Always Keep the Glass Balls in the Air

One afternoon I found myself struggling with setting priorities. My personal objectives and professional goals seemed to be so intertwined that they were choking each other. My department head noticed the conflict in my face and pulled me into her office. She shared the visualization below, which I live by to this day. While simple to understand, it is difficult to master:

“We all have things we juggle for our time and attention. Think of them as balls a juggler would juggle. Some are glass—if you drop them they break. Some are rubber—if you drop them they bounce and roll away to be picked up some other day. The secret is to know which balls are glass and which are rubber. Always keep the glass balls in the air.”

My department head was a woman worthy of respect. Her words set the stage for my personal and professional development. She took the time to notice me, and to sit and share in a way that helped me to organize my emotions, time, and goals. She was my first mentor.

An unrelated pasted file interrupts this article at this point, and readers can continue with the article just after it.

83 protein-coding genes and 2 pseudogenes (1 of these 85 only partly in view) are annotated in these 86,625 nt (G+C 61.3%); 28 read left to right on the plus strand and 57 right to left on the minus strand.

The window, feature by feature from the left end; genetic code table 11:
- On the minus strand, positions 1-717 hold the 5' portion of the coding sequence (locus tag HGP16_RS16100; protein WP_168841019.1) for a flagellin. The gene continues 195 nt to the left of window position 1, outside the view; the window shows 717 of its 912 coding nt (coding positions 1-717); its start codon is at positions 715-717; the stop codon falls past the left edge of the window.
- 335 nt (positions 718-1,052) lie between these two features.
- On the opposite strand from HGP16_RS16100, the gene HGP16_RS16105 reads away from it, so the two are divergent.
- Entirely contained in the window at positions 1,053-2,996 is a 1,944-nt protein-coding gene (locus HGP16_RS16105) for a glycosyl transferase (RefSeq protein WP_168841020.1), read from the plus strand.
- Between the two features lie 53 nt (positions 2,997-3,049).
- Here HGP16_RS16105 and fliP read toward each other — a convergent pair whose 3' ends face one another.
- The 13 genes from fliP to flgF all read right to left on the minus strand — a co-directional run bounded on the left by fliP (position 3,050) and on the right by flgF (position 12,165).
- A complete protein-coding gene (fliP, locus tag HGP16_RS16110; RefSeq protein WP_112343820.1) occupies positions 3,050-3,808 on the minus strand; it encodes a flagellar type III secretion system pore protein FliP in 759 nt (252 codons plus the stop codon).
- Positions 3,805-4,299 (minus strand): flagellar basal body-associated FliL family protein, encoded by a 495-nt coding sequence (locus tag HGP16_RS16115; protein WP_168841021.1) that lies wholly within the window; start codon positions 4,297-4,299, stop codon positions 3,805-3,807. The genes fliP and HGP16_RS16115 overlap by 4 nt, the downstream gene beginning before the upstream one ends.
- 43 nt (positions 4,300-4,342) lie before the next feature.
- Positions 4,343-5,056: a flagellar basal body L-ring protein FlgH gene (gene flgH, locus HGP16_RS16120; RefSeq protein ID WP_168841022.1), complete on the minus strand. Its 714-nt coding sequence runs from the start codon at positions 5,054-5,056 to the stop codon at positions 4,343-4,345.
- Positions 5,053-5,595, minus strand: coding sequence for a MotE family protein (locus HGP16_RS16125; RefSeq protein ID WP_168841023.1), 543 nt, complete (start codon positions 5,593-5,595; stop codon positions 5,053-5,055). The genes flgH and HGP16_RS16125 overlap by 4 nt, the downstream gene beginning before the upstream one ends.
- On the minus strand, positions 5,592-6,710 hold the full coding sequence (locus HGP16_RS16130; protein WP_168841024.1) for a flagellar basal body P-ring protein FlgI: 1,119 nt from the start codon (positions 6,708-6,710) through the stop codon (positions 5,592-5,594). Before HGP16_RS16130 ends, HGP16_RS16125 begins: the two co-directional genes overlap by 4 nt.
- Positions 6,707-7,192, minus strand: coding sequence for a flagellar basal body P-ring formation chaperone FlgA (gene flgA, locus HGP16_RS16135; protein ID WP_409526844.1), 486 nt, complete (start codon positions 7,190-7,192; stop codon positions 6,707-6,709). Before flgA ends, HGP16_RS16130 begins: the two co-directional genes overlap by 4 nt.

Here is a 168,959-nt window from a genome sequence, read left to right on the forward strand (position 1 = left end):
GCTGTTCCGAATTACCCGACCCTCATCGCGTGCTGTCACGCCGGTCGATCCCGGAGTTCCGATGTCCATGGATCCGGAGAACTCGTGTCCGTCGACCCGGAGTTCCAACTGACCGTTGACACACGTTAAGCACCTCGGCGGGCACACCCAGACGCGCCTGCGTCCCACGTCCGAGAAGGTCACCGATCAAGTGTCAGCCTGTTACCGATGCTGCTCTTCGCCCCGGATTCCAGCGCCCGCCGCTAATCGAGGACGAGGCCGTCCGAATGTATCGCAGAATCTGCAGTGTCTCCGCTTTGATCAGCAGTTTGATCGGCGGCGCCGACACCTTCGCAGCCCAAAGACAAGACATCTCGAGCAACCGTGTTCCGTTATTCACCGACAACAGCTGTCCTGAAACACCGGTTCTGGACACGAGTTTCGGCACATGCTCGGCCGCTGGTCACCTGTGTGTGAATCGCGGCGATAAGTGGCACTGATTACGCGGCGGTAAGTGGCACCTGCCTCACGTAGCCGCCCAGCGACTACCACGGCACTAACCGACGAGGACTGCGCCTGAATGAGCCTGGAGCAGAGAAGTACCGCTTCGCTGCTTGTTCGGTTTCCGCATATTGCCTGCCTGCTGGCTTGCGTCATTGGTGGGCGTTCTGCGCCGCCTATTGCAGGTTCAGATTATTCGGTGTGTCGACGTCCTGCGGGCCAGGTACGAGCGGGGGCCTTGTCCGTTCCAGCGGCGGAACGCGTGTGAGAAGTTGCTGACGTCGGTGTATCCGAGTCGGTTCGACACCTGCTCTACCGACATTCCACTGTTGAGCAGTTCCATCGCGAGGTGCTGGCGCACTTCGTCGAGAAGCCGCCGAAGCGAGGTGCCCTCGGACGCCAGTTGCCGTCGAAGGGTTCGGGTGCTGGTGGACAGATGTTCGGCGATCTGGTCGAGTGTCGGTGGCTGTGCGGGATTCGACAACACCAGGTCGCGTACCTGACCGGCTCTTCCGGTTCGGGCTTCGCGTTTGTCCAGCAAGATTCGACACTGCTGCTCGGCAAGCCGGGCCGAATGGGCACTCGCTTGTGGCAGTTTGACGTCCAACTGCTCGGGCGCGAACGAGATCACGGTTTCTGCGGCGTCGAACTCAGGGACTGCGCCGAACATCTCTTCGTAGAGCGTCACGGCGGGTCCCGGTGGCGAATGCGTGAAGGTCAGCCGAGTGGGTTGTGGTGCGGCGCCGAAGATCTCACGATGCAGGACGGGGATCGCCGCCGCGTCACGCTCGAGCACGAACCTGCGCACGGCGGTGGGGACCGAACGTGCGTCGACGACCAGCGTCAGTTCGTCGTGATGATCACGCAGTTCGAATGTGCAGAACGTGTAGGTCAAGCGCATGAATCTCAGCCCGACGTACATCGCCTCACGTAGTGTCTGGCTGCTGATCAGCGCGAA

Over the years, I have learned to juggle more balls. Some additional glass balls have been added, along with many rubber balls. I have perfected dropping and picking up balls. I have had many mentors through the years who added dimension and color to what I have learned to juggle. They helped me identify and keep my glass balls in the air. They helped me recognize when rubber turned to glass and vice versa. Through mentors, I learned that juggling is an art perfected through practice.

Women mentors are essential in that they bring affirmation and they instill confidence. However, a good mentor is anyone with strong listening skills, discernment, and openness to share (men or women). Communication is the key to a good mentor/mentee relationship.

Early on, my mentors gave me confidence and courage. Mid-career, they grounded me in business principles and helped me find my voice. Now, they help me to be a better mentor.